In some states, only one side of a telephone conversation needs to consent to a call being taped for it to be legal. In others, both parties must give their permission for a call to be recorded above board.
What no one has been able to confirm as of yet is whether Kim Kardashian and Kanye West call Taylor Swift from a state in which one-party consent is all that’s needed when they discussed the now legendary reference to the singer in West’s song “Famous.”
Rumors and allegations have been swirling for quite some time as to whether Swift gave any kind of permission, or had any previous knowledge, of a line in the song in which the always humble and gracious West says “I feel like me and Taylor Swift might still have sex, I made that bitch famous.”
The conversation in question was released, at least in part, on Snapchat Sunday evening. According to a reportedly full transcript of the conversation, obtained and released by E! Online, West and Swift discussed his lyric suggesting they might have sex, to which Swift replies, “I’m like this close to overexposure.” After saying it’s “like a compliment, kind of,” West says “All I give a f—k about is you as a person and as a friend, I want things that make you feel good,” to which she replies, “That’s sweet.”
The transcript of the call, a recording of which Kardashian posted Sunday night, does not include a reference to the other half of the lyric.
In February, Swift’s lawyers reportedly contacted West’s, demanding any evidence of the conversation be destroyed, TMZ and other outlets report.
If the Kardashian/West portion of the conversation took place in California, the couple is in violation of California Penal Code 632, Anthony Varona, a media law professor from American University, tells Think Progress.
But there’s a potential loophole there too, Varona says. Yes, California is a two-party consent state, and Swift didn’t know at the time she was being recorded, but the law applies to “confidential communications,” or “conversations in which one of the parties has an objectively reasonable expectation that no one is listening in or overhearing the conversation.” And that’s where Swift might have some trouble.
“Taylor Swift realized that she was talking to Kanye West. From the recording itself, it sounds like Taylor may have had an understanding—at least, an inkling, that (she was) on speaker. You can always hear when you’re on speakerphone…If she really expected the conversation to have been kept private and confidential, she should have asked him to take her off of speaker.”
Further, given West’s spouse and that family’s notoriety for filming every moment of their lives, “the question would be, really, whether Taylor Swift has the reasonable expectation that her conversation isn’t being recorded in any way, even without any specific disclosure by Kanye about the status of the phone call.”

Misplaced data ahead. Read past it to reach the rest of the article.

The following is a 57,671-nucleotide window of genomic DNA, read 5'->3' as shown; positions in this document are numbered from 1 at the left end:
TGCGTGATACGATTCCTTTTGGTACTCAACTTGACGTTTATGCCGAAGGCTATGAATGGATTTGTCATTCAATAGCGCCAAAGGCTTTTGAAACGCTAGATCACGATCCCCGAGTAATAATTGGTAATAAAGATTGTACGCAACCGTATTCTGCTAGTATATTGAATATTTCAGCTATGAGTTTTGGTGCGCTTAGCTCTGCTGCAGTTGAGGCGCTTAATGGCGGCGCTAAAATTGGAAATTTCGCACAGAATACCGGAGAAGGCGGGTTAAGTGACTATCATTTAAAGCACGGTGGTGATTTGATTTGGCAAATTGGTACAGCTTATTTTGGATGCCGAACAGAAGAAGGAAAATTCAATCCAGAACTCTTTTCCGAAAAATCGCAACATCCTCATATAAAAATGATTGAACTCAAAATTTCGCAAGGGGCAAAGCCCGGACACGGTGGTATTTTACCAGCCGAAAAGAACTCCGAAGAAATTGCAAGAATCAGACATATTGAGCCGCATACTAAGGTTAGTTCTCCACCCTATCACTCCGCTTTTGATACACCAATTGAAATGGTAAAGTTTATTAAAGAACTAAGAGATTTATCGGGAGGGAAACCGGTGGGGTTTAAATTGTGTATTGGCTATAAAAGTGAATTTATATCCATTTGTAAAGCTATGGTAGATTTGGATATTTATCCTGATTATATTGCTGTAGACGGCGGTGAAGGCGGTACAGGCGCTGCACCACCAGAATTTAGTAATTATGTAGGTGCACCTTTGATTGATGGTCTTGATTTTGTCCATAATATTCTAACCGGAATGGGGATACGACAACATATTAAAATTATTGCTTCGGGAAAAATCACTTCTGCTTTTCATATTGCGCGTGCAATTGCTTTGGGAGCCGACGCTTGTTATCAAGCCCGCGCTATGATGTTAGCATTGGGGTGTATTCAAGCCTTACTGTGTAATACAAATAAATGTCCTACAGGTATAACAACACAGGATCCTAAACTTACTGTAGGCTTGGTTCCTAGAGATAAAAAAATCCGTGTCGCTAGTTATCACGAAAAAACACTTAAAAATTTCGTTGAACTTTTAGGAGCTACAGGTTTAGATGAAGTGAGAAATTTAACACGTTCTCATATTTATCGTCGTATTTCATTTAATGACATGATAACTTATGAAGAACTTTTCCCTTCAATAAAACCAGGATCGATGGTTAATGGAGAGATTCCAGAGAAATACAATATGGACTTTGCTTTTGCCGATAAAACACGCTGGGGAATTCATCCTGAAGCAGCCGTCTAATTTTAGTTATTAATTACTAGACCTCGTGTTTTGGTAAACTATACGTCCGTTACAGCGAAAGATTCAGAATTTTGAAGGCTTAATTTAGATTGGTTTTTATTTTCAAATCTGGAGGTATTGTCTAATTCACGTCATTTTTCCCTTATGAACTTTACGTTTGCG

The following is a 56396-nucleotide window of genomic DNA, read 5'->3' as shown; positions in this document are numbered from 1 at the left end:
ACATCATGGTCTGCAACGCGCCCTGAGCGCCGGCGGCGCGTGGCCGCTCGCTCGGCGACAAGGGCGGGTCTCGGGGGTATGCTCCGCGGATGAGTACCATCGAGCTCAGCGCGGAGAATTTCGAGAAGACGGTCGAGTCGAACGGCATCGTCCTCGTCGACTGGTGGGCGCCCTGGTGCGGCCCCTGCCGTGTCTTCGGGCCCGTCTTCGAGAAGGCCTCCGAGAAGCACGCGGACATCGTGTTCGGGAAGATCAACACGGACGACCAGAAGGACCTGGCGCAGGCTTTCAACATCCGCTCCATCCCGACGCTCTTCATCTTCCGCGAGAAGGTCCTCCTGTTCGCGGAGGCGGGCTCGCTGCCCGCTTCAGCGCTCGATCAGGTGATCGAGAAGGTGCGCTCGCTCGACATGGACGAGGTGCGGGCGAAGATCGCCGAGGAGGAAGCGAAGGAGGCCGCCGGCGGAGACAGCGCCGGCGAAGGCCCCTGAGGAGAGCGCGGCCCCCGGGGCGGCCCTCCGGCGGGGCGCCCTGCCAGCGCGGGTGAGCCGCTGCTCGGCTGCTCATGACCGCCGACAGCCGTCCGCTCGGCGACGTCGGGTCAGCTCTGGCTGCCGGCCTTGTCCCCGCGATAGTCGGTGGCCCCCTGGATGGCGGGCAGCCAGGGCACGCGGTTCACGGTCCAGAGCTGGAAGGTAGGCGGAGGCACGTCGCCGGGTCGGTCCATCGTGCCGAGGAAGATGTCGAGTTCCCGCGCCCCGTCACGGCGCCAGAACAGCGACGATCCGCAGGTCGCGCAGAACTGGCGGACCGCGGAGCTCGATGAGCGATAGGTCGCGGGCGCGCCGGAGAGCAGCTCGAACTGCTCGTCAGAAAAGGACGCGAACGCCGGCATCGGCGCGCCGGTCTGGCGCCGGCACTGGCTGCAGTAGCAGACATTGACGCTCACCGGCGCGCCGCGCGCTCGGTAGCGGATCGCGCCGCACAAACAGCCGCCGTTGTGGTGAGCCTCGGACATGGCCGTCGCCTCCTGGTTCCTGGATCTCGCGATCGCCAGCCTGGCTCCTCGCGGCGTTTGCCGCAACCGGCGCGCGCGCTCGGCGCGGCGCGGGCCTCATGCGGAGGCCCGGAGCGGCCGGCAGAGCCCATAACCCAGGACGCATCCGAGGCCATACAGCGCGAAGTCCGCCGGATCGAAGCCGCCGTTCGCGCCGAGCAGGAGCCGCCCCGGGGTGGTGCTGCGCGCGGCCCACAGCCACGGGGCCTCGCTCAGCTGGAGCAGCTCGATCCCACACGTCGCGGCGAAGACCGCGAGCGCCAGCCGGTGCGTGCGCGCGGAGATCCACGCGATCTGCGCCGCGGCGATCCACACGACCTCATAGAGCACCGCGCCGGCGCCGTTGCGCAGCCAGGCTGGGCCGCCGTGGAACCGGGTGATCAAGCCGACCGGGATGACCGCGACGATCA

To that argument, in an interview with GQ, Kardashian says her husband records everything, paying videographers “to film everything when he’s recording an album, for posterity (and possibly, one day, a documentary),” Vanity Fair states. In the interview, Kardashian says that Swift “[T]otally gave the okay. Rick Rubin was there,” name dropping the producer as a witness to the conversation.
Other legal professionals, however, are saying Kardashian and West could be in serious trouble and looking at jail time should Swift decide to press charges.
Ari Ezra Waldman, an associate professor and privacy law expert at New York Law School, tells Time not only is the recording potentially against the law, so is the release of the recording on Snapchat. “Publicizing (the call) on social media is an invasion of privacy, so therefore, Taylor could claim that publicizing it on social media was an invasion. Swift’s attorney would argue that she has a reasonable expectation of privacy on a private phone call.”
Varona also points out to Think Progress that Kardashian and West could be looking at defamation charges, should Swift decide to take action.
The couple has repeatedly affirmed that Swift gave her blessing to the “bitch” lyrics, something the recorded conversation does not contain. “I think that having Taylor Swift, a celebrity who has cultivated a very innocent, family-friendly image, saying that she assented expressly to being demeaned in that lyric with the bitch term in that very demeaning way, itself may be reputationally damaging to the extent that she might have a case under defamation laws.”
He adds that the whole situation “makes for the perfect media law case study.”
On the other hand, if Swift, at any point and in any way, consented to the recording, there’s no crime here, Waldman asserts.
Shortly after the Snapchat was posted, Swift took to Instagram, as one does, to dispute everything. She mostly addresses the missing discussion of the “that bitch” lyric, saying that portion of the video doesn’t exist because he never mentioned it to her.
“You don’t get to control someone’s emotional response to being called ‘that bitch’ in front of the entire world,” she wrote. “Of course I wanted to like the song. I wanted to believe Kanye when he told me that I would love the song. I wanted us to have a friendly relationship. He promised to play the song for me, but he never did.” The whole thing is part of a “character assassination,” she adds, concluding by saying she’d like to be done with this drama, “one that I have never asked to be a part of, since 2009.”